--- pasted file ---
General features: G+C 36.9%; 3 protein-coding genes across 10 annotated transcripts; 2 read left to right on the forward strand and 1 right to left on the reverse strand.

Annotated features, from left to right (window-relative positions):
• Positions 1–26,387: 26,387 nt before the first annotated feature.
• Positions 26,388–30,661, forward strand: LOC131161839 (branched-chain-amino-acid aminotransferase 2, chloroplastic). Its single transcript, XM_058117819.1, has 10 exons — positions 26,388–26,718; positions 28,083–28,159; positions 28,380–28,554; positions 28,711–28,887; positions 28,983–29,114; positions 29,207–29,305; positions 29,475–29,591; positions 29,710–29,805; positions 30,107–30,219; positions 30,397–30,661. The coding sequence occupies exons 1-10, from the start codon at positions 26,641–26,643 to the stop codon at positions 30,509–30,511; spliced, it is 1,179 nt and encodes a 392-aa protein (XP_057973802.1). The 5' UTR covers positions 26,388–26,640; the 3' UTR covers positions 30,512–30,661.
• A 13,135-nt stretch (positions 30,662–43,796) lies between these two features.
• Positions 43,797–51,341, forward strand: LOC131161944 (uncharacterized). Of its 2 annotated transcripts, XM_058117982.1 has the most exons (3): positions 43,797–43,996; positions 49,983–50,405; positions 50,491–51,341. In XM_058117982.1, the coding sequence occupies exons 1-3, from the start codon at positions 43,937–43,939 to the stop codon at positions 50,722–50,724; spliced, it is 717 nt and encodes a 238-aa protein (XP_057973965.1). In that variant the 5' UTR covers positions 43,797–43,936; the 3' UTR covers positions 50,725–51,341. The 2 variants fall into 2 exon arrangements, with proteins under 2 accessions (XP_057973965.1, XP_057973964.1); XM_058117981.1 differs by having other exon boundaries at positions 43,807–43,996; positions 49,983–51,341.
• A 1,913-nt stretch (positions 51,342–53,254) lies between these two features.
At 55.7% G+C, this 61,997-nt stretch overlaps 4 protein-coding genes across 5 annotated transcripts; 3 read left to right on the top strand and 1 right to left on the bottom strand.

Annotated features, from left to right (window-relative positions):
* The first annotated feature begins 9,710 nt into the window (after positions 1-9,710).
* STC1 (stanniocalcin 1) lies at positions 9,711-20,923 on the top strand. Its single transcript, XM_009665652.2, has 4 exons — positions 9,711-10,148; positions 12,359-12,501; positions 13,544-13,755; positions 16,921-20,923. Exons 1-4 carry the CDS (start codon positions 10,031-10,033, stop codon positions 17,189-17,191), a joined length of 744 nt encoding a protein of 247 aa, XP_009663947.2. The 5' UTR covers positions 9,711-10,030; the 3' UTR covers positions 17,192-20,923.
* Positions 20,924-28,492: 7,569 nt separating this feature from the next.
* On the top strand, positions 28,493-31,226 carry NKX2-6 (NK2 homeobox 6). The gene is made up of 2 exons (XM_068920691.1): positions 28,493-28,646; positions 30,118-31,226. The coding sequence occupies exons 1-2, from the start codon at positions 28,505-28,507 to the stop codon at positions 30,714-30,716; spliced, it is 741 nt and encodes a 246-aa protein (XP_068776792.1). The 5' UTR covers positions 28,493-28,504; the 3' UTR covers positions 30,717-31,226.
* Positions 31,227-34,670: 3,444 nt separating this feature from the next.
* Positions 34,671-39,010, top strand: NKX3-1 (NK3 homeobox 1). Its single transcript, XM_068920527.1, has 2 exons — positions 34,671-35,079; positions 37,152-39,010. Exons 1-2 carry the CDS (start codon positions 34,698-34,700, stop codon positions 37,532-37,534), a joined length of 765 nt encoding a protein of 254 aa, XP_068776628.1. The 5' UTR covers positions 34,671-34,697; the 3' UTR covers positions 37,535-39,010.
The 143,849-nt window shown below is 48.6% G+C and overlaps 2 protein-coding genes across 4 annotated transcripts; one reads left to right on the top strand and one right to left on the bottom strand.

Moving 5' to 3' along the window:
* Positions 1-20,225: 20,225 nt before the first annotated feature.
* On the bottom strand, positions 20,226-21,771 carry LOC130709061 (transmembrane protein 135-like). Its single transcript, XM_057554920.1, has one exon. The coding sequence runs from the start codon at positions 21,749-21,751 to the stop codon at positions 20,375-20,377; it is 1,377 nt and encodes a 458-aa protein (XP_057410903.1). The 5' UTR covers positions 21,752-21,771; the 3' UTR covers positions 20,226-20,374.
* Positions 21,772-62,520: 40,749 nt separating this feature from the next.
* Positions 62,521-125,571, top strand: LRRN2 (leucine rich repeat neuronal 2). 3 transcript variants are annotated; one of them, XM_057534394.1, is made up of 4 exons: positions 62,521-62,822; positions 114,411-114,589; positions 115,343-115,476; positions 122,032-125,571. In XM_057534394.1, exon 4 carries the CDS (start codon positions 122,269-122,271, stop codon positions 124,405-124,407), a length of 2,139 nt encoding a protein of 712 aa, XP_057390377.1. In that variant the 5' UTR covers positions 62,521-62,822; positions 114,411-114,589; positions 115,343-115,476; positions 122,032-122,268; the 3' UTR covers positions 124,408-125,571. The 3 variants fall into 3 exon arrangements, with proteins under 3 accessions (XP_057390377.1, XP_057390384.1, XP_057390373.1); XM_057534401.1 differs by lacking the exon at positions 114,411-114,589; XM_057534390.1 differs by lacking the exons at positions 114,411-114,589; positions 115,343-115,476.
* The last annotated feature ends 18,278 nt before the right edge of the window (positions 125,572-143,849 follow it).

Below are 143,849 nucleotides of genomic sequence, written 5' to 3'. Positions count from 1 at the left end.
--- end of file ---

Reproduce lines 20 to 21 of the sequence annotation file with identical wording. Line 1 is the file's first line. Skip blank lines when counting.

* Positions 21,772-62,520: 40,749 nt separating this feature from the next.
* Positions 62,521-125,571, top strand: LRRN2 (leucine rich repeat neuronal 2). 3 transcript variants are annotated; one of them, XM_057534394.1, is made up of 4 exons: positions 62,521-62,822; positions 114,411-114,589; positions 115,343-115,476; positions 122,032-125,571. In XM_057534394.1, exon 4 carries the CDS (start codon positions 122,269-122,271, stop codon positions 124,405-124,407), a length of 2,139 nt encoding a protein of 712 aa, XP_057390377.1. In that variant the 5' UTR covers positions 62,521-62,822; positions 114,411-114,589; positions 115,343-115,476; positions 122,032-122,268; the 3' UTR covers positions 124,408-125,571. The 3 variants fall into 3 exon arrangements, with proteins under 3 accessions (XP_057390377.1, XP_057390384.1, XP_057390373.1); XM_057534401.1 differs by lacking the exon at positions 114,411-114,589; XM_057534390.1 differs by lacking the exons at positions 114,411-114,589; positions 115,343-115,476.